Torque Converter Operation Hybrid Engineering A New Chance For Less Contaminating Cars Top 10 Buying Tips For Buying A Car
The torque converter is one of the least understood components in an automatic transmission equipped vehicle. I will attempt to explain what it does and how it does it.
The torque converter has a few different functions.
We first need to understand that there is no direct link between the crankshaft and the transmission input shaft (except in the case of a lock up style converter, but we’ll talk about that later). This means that the first function of the converter is to connect the crankshaft and the input shaft so the engine can move the vehicle; this is accomplished through the utilization of a fluidic coupling effect.
The torque converter also replaces the clutch that is required in a manual transmission; this is how an automatic transmission vehicle can come to a stop while still being in gear without stalling the engine.
The torque converter also acts as a torque multiplier, or extra gear ratio, to help the car get moving from a stop. In modern day converters this theoretical ratio is anywhere between 2:1 and 3:1.
Torque converters consist of 4 major components that we need to concern ourselves with for the purpose of explanation.
The first component, which is the driving member, is called the impeller or “pump”. It is connected directly to the inside of the converter housing and because the converter is bolted to the flexplate, it is turning anytime that the engine rotates.
The next component, which is the output or driven member, is called the turbine. The transmission’s input shaft is splined to it. The turbine is not physically connected to the to the converter housing and can rotate completely independently of it.
The third component is the stator assembly; its function is to redirect the flow of fluid between the impeller and the turbine, which gives the torque multiplication effect from a standstill.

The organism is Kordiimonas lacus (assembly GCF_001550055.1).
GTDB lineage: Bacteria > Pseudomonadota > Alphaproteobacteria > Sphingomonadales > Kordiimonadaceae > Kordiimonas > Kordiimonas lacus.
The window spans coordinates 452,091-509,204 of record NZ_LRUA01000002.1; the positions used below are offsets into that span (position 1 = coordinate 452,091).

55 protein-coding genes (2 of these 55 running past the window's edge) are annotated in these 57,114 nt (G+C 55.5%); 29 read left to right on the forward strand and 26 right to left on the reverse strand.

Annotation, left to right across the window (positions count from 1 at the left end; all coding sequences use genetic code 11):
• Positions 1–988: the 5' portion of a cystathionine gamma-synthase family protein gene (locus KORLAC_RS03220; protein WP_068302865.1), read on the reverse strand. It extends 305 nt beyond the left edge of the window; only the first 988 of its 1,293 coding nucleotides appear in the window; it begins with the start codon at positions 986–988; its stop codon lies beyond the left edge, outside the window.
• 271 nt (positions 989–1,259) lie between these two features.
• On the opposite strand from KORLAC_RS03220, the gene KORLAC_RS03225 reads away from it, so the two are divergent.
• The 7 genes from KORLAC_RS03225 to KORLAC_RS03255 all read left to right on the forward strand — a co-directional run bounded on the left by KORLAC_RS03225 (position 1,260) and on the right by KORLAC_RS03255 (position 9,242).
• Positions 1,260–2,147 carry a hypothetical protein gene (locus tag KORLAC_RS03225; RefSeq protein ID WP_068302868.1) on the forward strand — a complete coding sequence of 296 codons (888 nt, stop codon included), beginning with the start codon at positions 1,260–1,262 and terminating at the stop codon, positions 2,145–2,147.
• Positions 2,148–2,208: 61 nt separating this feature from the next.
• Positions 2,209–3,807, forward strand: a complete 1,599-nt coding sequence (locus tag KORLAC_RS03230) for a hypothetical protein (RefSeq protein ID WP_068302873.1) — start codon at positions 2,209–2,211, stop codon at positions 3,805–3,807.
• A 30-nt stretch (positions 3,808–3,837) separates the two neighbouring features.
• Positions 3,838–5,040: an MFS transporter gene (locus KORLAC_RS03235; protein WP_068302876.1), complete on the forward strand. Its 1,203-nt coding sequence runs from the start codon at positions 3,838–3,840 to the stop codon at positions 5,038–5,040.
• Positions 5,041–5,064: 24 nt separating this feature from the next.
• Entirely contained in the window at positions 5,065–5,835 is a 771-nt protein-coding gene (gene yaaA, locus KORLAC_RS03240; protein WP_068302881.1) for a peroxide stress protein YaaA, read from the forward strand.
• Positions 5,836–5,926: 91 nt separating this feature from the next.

The final component is the lock up clutch. At highway speeds this clutch can be applied and will provide a direct mechanical link between the crankshaft and input shaft, which will result in 100% efficiency between the engine and transmission. The application of this clutch is usually controlled by the vehicle’s computer activating a solenoid in the transmission.
Here’s how it all works. For the sake of simplicity, I will use the common analogy of two fans which represent the impeller and the turbine. Let’s say that we have two fans facing each other and we turn only one of them on- the other fan will soon begin to move.
The first fan, which is powered, can be thought of as the impeller that is connected to the converter housing. The second fan- the “driven” fan can be likened to the turbine, which has the input shaft splined to it. If you were to hold the non-powered fan (the turbine) the powered one (the impeller) would still be able to move- this explains how you can pull to a stop without the engine stalling.
Now imagine a third component placed in between the two, which would serve to alter the airflow and cause the powered fan to be able to drive the non-powered fan with a reduction of speed- but also with an increase of force (torque). This is essentially what the stator does.
At a certain point (usually around 30-40 mph), the same speed can be reached between impeller and the turbine (our two fans). The stator, which is attached to a one way clutch, will now begin to turn in conjunction with the other two components and around 90% efficiency between the crank and the input shaft can be achieved.
The remaining 10% slippage between the engine and transmission can be eliminated by connecting the input shaft to the crankshaft through the application of the lock up clutch that was mentioned before. This will tend to lug the engine, so the computer will only command this in higher gears and at highway speeds when there is very little engine load present. The main function of this clutch is to increase fuel efficiency and reduce the amount of heat that is generated by the torque converter.